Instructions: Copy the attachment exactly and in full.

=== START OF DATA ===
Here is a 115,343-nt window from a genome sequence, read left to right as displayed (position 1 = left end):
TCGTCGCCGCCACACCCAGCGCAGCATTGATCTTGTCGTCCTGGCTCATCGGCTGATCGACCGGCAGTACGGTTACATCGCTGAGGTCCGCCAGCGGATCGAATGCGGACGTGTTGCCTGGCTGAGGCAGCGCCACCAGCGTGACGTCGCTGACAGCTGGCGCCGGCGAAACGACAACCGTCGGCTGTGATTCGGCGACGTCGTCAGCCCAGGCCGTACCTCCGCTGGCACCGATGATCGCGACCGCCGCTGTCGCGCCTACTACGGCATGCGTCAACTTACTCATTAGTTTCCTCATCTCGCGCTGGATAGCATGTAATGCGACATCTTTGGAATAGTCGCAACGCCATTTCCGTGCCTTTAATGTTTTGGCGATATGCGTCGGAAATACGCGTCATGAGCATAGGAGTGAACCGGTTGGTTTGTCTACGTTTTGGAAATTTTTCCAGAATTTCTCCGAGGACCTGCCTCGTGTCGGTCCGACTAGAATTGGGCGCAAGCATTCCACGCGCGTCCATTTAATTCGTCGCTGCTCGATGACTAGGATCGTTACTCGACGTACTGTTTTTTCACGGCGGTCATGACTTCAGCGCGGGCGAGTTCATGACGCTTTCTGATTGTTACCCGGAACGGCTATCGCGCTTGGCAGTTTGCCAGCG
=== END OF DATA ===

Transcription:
Here is a 115,343-nt window from a genome sequence, read left to right as displayed (position 1 = left end):
TCGTCGCCGCCACACCCAGCGCAGCATTGATCTTGTCGTCCTGGCTCATCGGCTGATCGACCGGCAGTACGGTTACATCGCTGAGGTCCGCCAGCGGATCGAATGCGGACGTGTTGCCTGGCTGAGGCAGCGCCACCAGCGTGACGTCGCTGACAGCTGGCGCCGGCGAAACGACAACCGTCGGCTGTGATTCGGCGACGTCGTCAGCCCAGGCCGTACCTCCGCTGGCACCGATGATCGCGACCGCCGCTGTCGCGCCTACTACGGCATGCGTCAACTTACTCATTAGTTTCCTCATCTCGCGCTGGATAGCATGTAATGCGACATCTTTGGAATAGTCGCAACGCCATTTCCGTGCCTTTAATGTTTTGGCGATATGCGTCGGAAATACGCGTCATGAGCATAGGAGTGAACCGGTTGGTTTGTCTACGTTTTGGAAATTTTTCCAGAATTTCTCCGAGGACCTGCCTCGTGTCGGTCCGACTAGAATTGGGCGCAAGCATTCCACGCGCGTCCATTTAATTCGTCGCTGCTCGATGACTAGGATCGTTACTCGACGTACTGTTTTTTCACGGCGGTCATGACTTCAGCGCGGGCGAGTTCATGACGCTTTCTGATTGTTACCCGGAACGGCTATCGCGCTTGGCAGTTTGCCAGCG